Australia’s biggest new iron ore mine in more than 50 years has officially opened and while it would appear the timing couldn’t be worse, the behemoth operating it is unfazed.
BHP began production at its $US3.6bn ($A4.98bn) South Flank mine, 56km northwest of Newman in Western Australia’s Pilbara region, in late May – shortly after the iron ore price hit a record $US233 per tonne.
The price has recently rebounded modestly, currently sitting around US$116/t, but some analysts are tipping a bigger fall in coming months and years as China curbs steel production in a bid to reduce its carbon emissions, in particular, seeking blue skies for the Winter Olympics in Beijing in February.
UBS last month forecast a price for Australia’s most important export below $US100/t by the end of this calendar year and an average $US89/t in 2022, given supply is set to lift, with Guinea poised to add 100-200 million tonnes (Mt) from 2025/26, and as steel scrap in China increasingly displaces iron ore demand.
But BHP iron ore asset president Brandon Craig isn’t worried to be now ramping up production at South Flank, an 80Mt per annum (Mtpa) operation.
South Flank is 9km to the south of BHP’s existing Mining Area C and combined, the two operations are set form the world’s largest operating iron ore hub, producing a whopping 145Mtpa.
“For the cost performance of this mine, it is very competitive even at iron ore prices that we’ve seen today,” Mr Craig told reporters on Thursday.
“It’s a healthy margin – I don’t want to get into disclosure of costs of production of this operation.”
Asked if China pulling back its demand was being felt, Mr Craig said: “We can feel it to some extent in the prices but as a business, we’re not having any difficulty moving quality product.”
It’s that quality aspect BHP is stressing, saying South Flank has bumped up the average grade for its WA iron ore assets from 61 to 62 per cent, while the overall proportion of the sought-after lump form of the commodity is lifting from 25 to 30-33 per cent.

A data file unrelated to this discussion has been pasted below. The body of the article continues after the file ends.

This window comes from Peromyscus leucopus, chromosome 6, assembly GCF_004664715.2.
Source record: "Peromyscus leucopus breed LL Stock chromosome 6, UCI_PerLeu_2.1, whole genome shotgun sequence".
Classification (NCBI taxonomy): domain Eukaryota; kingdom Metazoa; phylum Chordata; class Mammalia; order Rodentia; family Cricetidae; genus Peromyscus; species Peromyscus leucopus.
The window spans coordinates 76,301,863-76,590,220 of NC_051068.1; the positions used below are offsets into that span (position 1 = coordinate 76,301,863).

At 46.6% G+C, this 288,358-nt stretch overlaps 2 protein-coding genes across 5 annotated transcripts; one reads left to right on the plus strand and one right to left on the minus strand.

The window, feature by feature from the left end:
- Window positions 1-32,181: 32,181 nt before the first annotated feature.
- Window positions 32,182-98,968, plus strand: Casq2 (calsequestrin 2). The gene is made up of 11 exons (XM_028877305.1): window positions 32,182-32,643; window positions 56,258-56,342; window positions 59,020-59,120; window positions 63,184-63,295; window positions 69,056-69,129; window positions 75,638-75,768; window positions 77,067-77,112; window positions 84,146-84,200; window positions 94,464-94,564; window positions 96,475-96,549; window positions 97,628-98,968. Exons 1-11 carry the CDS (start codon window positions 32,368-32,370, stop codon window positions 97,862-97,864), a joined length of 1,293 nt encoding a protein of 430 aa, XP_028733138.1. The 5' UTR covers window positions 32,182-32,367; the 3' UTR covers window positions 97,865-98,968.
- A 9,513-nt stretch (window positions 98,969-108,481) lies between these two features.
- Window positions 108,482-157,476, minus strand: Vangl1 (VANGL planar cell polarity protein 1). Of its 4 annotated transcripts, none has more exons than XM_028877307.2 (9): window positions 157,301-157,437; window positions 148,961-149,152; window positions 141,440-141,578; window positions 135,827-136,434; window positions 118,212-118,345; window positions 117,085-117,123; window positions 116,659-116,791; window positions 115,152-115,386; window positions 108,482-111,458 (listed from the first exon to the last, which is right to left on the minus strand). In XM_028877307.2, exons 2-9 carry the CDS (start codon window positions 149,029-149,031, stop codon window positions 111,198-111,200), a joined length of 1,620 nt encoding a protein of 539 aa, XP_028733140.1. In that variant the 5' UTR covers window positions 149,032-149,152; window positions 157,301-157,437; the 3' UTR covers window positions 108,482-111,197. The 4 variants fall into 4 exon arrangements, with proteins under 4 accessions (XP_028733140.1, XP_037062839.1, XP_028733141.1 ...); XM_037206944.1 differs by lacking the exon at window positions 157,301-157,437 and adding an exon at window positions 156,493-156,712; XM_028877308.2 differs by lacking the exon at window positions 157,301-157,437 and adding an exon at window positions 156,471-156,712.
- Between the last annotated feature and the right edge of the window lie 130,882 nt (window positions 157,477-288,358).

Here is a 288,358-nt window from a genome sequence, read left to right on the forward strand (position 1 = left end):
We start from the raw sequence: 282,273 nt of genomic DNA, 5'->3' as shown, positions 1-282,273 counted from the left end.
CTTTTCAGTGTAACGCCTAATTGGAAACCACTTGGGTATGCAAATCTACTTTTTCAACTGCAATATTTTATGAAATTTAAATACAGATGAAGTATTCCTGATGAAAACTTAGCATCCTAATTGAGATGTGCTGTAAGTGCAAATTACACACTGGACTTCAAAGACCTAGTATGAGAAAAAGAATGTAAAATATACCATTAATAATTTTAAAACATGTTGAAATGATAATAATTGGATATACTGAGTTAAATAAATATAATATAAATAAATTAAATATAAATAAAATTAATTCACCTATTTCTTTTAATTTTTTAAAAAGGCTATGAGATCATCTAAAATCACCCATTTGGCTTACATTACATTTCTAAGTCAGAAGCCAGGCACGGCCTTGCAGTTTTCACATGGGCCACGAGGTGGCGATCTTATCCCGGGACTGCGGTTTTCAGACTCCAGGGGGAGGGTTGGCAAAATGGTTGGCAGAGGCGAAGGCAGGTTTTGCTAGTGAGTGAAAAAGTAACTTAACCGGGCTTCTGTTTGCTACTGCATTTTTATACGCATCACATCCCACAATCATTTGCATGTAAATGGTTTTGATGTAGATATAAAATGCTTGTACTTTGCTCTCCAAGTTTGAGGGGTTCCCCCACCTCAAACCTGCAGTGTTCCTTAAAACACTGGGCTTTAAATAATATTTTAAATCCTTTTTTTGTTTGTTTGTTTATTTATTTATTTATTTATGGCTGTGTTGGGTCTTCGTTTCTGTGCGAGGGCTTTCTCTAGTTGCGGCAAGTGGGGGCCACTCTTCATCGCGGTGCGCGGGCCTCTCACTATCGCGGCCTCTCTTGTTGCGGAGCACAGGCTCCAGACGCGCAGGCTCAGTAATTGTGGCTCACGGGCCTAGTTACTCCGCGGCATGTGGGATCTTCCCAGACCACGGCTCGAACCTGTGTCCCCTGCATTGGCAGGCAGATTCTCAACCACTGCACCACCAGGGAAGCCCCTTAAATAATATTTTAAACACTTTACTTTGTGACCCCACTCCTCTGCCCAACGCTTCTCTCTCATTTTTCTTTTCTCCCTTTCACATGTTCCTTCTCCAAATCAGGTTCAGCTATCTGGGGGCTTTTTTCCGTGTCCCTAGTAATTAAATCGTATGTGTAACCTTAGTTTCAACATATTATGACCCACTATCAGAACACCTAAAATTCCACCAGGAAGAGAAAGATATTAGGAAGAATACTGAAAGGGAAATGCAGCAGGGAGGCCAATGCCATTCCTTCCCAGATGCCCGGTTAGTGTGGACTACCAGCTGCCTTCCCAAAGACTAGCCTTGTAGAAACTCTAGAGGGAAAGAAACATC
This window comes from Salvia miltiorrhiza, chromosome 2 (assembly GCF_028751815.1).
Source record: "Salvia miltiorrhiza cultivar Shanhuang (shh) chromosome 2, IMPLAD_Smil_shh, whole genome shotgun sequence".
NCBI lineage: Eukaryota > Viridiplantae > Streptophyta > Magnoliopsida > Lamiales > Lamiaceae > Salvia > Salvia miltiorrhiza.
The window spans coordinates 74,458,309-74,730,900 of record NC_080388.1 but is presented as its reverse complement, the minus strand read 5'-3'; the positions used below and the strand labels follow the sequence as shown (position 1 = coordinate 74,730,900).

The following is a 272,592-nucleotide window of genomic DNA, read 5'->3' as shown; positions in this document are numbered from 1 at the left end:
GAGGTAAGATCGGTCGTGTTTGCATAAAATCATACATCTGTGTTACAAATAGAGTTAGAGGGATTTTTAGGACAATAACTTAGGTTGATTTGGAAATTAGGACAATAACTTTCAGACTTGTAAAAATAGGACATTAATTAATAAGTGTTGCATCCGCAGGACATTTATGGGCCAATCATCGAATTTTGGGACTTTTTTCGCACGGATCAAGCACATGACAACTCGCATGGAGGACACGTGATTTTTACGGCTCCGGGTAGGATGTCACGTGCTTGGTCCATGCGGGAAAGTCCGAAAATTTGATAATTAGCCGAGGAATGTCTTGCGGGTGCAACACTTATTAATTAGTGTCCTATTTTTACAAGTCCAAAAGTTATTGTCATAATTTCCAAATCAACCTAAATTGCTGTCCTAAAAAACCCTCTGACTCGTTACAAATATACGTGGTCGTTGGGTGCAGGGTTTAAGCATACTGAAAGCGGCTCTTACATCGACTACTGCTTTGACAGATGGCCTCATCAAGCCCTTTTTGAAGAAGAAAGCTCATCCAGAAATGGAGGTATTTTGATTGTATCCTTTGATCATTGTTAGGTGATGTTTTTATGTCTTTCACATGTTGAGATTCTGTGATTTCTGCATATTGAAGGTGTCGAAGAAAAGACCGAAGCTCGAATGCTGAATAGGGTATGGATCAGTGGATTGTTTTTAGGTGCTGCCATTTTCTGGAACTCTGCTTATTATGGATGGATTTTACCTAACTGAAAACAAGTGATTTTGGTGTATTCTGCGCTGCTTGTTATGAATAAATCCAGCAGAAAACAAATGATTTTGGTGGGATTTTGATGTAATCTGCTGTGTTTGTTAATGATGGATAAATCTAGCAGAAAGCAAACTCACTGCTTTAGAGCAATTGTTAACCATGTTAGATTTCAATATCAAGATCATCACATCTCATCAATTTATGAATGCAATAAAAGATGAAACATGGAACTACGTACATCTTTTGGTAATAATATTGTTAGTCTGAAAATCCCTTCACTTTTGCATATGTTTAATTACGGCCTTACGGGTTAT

Steel makers seeking to lower their greenhouse gas emissions are shying away from lower grade ores that are more carbon-intensive to use.
BHP is in the midst of a massive effort to improve its green credentials, getting out of thermal coal used in electricity production but hanging on to its metallurgical coal assets, again emphasising that its focus on high quality will help steel makers clean up their act, and that steel is of course essential.
The company is also offloading its petroleum business to Woodside.
BHP last month released its 2021 climate action plan, setting a goal to achieve net zero greenhouse gas emissions from its operations by 2050.
As for its ‘Scope 3’ targets downstream, the company reiterated its previously announced goals to help develop ways to cut emissions in integrated steelmaking by 30 per cent and “support” slashing 40 per cent emissions intensity of BHP-chartered shipping by 2030.
So-called ESG (economic, social and governance) measures are now considered absolutely critical to not only a company’s ‘licence to operate’ but also secure funding, with financiers increasingly reluctant to back ‘dirty’ industry.
And the race to be the greenest miner is on, with Fortescue Metals Group saying on Tuesday it planned to achieve net zero emissions by 2040.
WA Premier Mark McGowan, who as the state’s Treasurer last month handed down a bonanza budget driven by those all-important iron ore royalties, also said he wasn’t fazed by the recent iron ore price plunge.
“We’ve budgeted for this,” the wildly popular Labor leader said.
This financial year, the WA government expects a price of about $US120/t, plunging to $US66/t in coming financial years.
“So we’ve taken a very careful and cautious approach to budgeting on our iron ore,” the Premier said.
“We’re confident our budget figures will be roughly correct.”
On Banjima country, South Flank is forecast to supply global steel markets for the next 25 years.
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